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Three New Exoplanets Seen In Direct Photographs 43

Posted by timothy
from the way-out-there-man dept.
The Bad Astronomer writes "Planets orbiting other stars are usually found indirectly (by blocking their stars' light or inducing a Doppler shift in the light as they orbit, for example), but direct images of exoplanets are extremely rare. However, using the 10-meter Keck telescope in Hawaii, astronomers have taken photographs of three nearby exoplanets, all young, massive, and hot. One may be massive enough to count as a brown dwarf, but the other two are more likely in the planet-mass range. All three are very far from their stars, which means they may have formed differently than the planets in our solar system."
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Three New Exoplanets Seen In Direct Photographs

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  • by wonkey_monkey (2592601) on Tuesday December 03, 2013 @12:56PM (#45585153) Homepage

    As awesome as this is, I'd love to see a time-lapse series of an exoplanet orbiting its star. I think that'd really drive home what we're looking at.

  • by gstoddart (321705) on Tuesday December 03, 2013 @01:05PM (#45585261) Homepage

    What kind of technology would be required to confirm the presence of life visually?

    If you'd asked anybody that 25 years ago they'd laugh and say it's impossible. My first thought is it still might be, but the jumps they've made in imaging over the last few decades are staggering. Now you can get as good resolution from ground-based telescopes as the ones in space, because the image processing has gotten so much better.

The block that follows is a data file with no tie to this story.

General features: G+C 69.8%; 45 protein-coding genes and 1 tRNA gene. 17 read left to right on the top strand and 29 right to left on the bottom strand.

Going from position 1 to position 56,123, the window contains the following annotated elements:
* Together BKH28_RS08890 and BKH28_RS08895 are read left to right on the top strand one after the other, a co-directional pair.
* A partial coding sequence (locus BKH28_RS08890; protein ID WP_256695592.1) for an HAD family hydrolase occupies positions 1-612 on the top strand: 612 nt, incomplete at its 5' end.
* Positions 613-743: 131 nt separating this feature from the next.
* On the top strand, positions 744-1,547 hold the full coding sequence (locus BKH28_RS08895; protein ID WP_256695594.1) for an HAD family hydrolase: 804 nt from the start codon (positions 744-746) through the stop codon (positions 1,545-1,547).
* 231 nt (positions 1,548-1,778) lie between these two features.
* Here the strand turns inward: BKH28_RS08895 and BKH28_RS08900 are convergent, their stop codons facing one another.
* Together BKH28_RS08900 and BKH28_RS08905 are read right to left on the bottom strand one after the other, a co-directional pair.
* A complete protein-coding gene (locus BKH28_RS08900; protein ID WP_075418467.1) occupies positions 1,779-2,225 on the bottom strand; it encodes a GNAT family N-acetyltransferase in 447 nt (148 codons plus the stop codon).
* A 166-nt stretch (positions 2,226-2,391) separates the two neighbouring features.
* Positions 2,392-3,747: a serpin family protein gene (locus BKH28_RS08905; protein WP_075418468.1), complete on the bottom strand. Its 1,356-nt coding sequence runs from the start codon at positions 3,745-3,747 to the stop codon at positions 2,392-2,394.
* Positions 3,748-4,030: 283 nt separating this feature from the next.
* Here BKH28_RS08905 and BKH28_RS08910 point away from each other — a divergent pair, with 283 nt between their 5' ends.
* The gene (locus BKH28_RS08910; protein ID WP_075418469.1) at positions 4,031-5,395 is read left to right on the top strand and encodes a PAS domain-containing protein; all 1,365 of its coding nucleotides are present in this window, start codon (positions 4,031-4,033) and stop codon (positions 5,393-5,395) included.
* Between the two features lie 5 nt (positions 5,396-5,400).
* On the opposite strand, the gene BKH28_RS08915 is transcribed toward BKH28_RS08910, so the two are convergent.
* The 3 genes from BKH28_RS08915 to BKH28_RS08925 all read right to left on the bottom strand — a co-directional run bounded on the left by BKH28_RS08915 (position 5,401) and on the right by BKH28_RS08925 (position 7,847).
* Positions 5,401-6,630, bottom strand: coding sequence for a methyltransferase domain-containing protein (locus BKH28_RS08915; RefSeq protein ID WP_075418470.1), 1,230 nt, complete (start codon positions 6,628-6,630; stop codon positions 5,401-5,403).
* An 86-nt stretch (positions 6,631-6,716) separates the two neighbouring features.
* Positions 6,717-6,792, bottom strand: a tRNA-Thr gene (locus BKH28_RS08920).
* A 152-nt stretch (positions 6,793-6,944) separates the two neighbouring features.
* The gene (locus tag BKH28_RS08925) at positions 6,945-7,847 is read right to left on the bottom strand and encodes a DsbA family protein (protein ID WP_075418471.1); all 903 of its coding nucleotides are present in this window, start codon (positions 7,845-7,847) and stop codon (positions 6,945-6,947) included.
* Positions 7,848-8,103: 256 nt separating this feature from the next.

It would be quite a feat to directly image life on a planet over vast distances and through atmospheres, so my complete and total guess is unless they've got something really large and obvious like city lights, we probably can't.

    Could we ever "verify" that there was life on that planet without going there or sending a probe (which is currently not feasible)?

    I can't speculate how, but I'm not an astro-physicist (or a physicists for that matter) ... for all I know some of the boffins are trying to figure out how they'd go about this. It certainly would be one hell of a feat.

    When I was in university and hung out with astrophysicists, the notion of detecting an exoplanet was still a bit of a stretch. Since then, we've inferred or directly observed so many it's astounding.

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